Abstract details
The Changes of Crop Distribution and its Water Balance Effects in the West Liaohe River basin, China

Y. Yang (1) ; L. Yang (1)
(1) Institute of Geographic Sciences and Natural Resources Research, CAS, Beijing, China

Abstract content

As one of the origins of dry farming in North China, West Liaohe River Basin is located in the districts with high production of maize, which is the main producing area in China and the important commodity grain base. As a sensitive area of global change, West Liaohe River basin is located in the eastern agriculture and animal husbandry edge of the western of Northeast Plain, which showed an obvious warming trend and frequent drought in the recent years. Due to the increase of population, water resources development and utilization activities is increased, and the land desertification, vegetation degradation problems are becoming serious by the interaction of human activity and climate change. This study taking the West Liaohe River basin as a case study area, analyzing of the crops distribution changes and spatial agglomeration situation in 2000, 2005 and 2010, using remote sensing tools and GIS technology. On this base, using the water balance model, quantitatively calculate the different periods of the water balance of the different crop types based on GIS technology and mathematical statistics in the West Liaohe River basin, And then systematically evaluated the water balance effects of crop distribution variations from 2000 to 2010, and scenario simulated the water balance effects of crop layout changes in different climate conditions, by establishing the water balance response statistics model. The study indicates that, (1) Water resources pressure substantially reduced from 2000 to 2005, by 26.71hundred million m3. And increased slowly from 2005 to 2010, by 5.50 hundred million m3. (2) The actual irrigation increase 14.31 hundred million m3, accounting for 26.81% of available water in the West Liaohe River basin from 2000 to 2005, influenced by the main crops area increased substantially. And water resources pressure continue to rise, the actual irrigation increase 0.88 hundred million m3 in the West Liaohe River basin from 2005 to 2010, influenced by the main crops area increased slowly. (3) The pressure of water resources was enhanced significantly in the West Liaohe River basin under different climatic conditions (normal year and dry year), the actual water demand for irrigation were respectively 12.94 hundred million m3 and 16.43 hundred million m3, there was serious contradiction between the water resources supply and demand. (4) Adjusting crop planting structure, developing water-saving agriculture and improving the utilization efficiency of water resources would become the main route of agricultural sustainable development in the West Liaohe River basin.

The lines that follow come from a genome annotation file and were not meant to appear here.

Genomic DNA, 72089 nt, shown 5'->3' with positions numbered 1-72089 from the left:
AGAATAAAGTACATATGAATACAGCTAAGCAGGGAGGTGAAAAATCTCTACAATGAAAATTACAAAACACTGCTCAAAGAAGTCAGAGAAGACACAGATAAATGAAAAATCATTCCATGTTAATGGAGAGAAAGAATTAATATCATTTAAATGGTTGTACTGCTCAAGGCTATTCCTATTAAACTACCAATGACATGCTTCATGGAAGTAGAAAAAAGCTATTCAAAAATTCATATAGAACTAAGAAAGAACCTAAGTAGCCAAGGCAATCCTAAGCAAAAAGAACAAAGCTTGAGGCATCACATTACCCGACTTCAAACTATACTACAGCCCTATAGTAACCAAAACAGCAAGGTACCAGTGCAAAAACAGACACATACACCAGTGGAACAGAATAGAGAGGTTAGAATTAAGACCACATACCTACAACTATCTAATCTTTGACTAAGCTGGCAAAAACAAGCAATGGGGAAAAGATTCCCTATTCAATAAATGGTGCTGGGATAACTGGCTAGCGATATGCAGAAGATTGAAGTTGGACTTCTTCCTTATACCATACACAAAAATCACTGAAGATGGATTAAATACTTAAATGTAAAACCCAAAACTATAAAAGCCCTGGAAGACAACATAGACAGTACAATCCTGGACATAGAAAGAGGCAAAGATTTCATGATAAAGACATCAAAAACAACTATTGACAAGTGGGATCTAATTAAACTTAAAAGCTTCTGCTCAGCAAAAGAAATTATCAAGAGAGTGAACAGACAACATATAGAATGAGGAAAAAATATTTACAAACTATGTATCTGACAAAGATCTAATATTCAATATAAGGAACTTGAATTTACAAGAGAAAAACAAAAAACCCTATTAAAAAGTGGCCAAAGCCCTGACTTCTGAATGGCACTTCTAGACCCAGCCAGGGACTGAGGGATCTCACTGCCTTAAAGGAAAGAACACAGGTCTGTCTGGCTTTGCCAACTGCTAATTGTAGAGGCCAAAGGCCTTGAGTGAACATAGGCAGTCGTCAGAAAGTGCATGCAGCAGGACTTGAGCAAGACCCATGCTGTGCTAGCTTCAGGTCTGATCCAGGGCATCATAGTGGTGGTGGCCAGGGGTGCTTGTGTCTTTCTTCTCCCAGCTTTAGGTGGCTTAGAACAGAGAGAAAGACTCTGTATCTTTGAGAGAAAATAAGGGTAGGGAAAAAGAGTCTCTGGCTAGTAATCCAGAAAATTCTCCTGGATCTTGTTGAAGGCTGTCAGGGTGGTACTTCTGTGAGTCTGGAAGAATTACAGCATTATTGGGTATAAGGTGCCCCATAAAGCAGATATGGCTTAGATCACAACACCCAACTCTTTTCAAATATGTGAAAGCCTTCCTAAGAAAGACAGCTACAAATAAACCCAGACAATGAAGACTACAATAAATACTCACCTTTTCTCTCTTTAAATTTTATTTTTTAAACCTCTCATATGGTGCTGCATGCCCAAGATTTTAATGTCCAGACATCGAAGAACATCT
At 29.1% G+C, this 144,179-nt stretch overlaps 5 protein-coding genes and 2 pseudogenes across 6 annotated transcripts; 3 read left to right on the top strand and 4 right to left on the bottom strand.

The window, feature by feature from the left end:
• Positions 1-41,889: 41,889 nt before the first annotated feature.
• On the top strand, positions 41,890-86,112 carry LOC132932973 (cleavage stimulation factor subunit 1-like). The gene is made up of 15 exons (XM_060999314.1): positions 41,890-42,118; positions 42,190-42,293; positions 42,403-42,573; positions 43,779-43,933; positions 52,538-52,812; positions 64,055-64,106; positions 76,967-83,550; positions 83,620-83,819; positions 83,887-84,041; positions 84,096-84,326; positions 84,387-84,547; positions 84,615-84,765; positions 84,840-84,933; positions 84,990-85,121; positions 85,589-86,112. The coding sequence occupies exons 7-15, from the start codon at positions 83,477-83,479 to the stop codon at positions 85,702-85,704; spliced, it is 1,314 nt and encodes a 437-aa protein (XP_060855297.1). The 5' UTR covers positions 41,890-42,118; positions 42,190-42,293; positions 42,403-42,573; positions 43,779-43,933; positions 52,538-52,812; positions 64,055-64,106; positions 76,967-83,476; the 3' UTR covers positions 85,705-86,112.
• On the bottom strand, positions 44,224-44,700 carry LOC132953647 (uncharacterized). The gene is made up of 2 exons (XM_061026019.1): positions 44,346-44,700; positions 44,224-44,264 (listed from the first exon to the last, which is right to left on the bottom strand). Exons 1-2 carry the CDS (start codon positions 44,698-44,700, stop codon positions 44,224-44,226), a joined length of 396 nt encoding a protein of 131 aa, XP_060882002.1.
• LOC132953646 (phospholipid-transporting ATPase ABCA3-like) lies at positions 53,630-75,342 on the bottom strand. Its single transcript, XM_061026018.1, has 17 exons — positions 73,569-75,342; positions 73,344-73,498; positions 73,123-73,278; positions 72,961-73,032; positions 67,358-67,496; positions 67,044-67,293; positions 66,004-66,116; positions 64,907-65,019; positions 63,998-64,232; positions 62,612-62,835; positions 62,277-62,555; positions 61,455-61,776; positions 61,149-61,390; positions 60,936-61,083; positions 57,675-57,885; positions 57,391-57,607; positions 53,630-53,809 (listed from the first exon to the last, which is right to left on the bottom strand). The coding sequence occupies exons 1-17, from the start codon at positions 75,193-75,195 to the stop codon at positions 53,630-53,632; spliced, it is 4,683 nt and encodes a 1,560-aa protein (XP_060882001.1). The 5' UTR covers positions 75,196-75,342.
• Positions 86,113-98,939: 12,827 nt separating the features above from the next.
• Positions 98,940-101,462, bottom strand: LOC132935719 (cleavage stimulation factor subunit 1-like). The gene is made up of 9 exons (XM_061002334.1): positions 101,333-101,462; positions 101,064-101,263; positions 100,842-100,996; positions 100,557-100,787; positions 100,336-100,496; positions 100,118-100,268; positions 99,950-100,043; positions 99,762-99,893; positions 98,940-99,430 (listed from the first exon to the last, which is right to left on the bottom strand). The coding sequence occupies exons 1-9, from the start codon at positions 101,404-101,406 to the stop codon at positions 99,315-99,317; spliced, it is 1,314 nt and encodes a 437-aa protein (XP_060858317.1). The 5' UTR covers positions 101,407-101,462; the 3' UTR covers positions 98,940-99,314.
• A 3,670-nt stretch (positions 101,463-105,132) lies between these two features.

Addressing climate change mitigation and adaptation together: A global assessment of agriculture and forestry projects

R. Kongsager (UNEP DTU Partnership, Copenhagen, Denmark), B. Locatelli (Center for International Forestry Research (CIFOR), Lima, Peru), F. Chazarin (Center for International Forestry Research (CIFOR), Lima, Peru)

Abstract details
Addressing climate change mitigation and adaptation together: A global assessment of agriculture and forestry projects

R. Kongsager (1) ; B. Locatelli (2) ; F. Chazarin (2)
(1) UNEP DTU Partnership, Copenhagen, Denmark; (2) Center for International Forestry Research (CIFOR), Lima, Peru

Abstract content